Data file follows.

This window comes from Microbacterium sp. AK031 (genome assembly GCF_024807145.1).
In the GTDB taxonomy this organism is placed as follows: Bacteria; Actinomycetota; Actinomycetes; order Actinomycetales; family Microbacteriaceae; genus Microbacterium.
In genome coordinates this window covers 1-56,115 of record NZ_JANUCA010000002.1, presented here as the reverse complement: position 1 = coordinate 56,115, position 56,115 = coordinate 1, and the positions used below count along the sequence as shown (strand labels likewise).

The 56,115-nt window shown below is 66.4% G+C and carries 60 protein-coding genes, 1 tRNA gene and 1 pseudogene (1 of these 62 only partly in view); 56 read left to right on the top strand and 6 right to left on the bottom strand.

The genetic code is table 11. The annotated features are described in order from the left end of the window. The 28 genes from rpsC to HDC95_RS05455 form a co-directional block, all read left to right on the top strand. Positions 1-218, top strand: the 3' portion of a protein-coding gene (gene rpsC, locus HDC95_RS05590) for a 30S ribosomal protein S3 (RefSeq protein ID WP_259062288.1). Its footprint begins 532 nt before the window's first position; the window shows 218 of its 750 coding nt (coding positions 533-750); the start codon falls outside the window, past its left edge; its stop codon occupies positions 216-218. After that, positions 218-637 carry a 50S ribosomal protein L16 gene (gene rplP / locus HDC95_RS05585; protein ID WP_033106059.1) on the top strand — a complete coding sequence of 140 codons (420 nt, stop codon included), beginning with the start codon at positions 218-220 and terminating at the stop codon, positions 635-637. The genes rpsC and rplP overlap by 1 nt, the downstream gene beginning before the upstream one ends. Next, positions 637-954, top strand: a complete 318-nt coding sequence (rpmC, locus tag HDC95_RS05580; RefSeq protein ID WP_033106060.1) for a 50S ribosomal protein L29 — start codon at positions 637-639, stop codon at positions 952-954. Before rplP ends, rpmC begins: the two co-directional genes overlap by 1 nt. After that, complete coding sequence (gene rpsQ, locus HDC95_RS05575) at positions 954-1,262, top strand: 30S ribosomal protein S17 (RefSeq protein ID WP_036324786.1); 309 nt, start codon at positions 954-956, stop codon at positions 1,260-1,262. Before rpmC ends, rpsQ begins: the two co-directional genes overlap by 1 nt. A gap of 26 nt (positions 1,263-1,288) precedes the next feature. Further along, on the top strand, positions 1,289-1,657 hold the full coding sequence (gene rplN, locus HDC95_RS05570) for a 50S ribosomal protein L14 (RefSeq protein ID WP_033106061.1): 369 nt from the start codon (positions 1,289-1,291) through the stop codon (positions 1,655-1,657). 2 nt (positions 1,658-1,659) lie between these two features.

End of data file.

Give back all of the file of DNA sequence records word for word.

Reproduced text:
This window comes from Microbacterium sp. AK031 (genome assembly GCF_024807145.1).
In the GTDB taxonomy this organism is placed as follows: Bacteria; Actinomycetota; Actinomycetes; order Actinomycetales; family Microbacteriaceae; genus Microbacterium.
In genome coordinates this window covers 1-56,115 of record NZ_JANUCA010000002.1, presented here as the reverse complement: position 1 = coordinate 56,115, position 56,115 = coordinate 1, and the positions used below count along the sequence as shown (strand labels likewise).

The 56,115-nt window shown below is 66.4% G+C and carries 60 protein-coding genes, 1 tRNA gene and 1 pseudogene (1 of these 62 only partly in view); 56 read left to right on the top strand and 6 right to left on the bottom strand.

The genetic code is table 11. The annotated features are described in order from the left end of the window. The 28 genes from rpsC to HDC95_RS05455 form a co-directional block, all read left to right on the top strand. Positions 1-218, top strand: the 3' portion of a protein-coding gene (gene rpsC, locus HDC95_RS05590) for a 30S ribosomal protein S3 (RefSeq protein ID WP_259062288.1). Its footprint begins 532 nt before the window's first position; the window shows 218 of its 750 coding nt (coding positions 533-750); the start codon falls outside the window, past its left edge; its stop codon occupies positions 216-218. After that, positions 218-637 carry a 50S ribosomal protein L16 gene (gene rplP / locus HDC95_RS05585; protein ID WP_033106059.1) on the top strand — a complete coding sequence of 140 codons (420 nt, stop codon included), beginning with the start codon at positions 218-220 and terminating at the stop codon, positions 635-637. The genes rpsC and rplP overlap by 1 nt, the downstream gene beginning before the upstream one ends. Next, positions 637-954, top strand: a complete 318-nt coding sequence (rpmC, locus tag HDC95_RS05580; RefSeq protein ID WP_033106060.1) for a 50S ribosomal protein L29 — start codon at positions 637-639, stop codon at positions 952-954. Before rplP ends, rpmC begins: the two co-directional genes overlap by 1 nt. After that, complete coding sequence (gene rpsQ, locus HDC95_RS05575) at positions 954-1,262, top strand: 30S ribosomal protein S17 (RefSeq protein ID WP_036324786.1); 309 nt, start codon at positions 954-956, stop codon at positions 1,260-1,262. Before rpmC ends, rpsQ begins: the two co-directional genes overlap by 1 nt. A gap of 26 nt (positions 1,263-1,288) precedes the next feature. Further along, on the top strand, positions 1,289-1,657 hold the full coding sequence (gene rplN, locus HDC95_RS05570) for a 50S ribosomal protein L14 (RefSeq protein ID WP_033106061.1): 369 nt from the start codon (positions 1,289-1,291) through the stop codon (positions 1,655-1,657). 2 nt (positions 1,658-1,659) lie between these two features.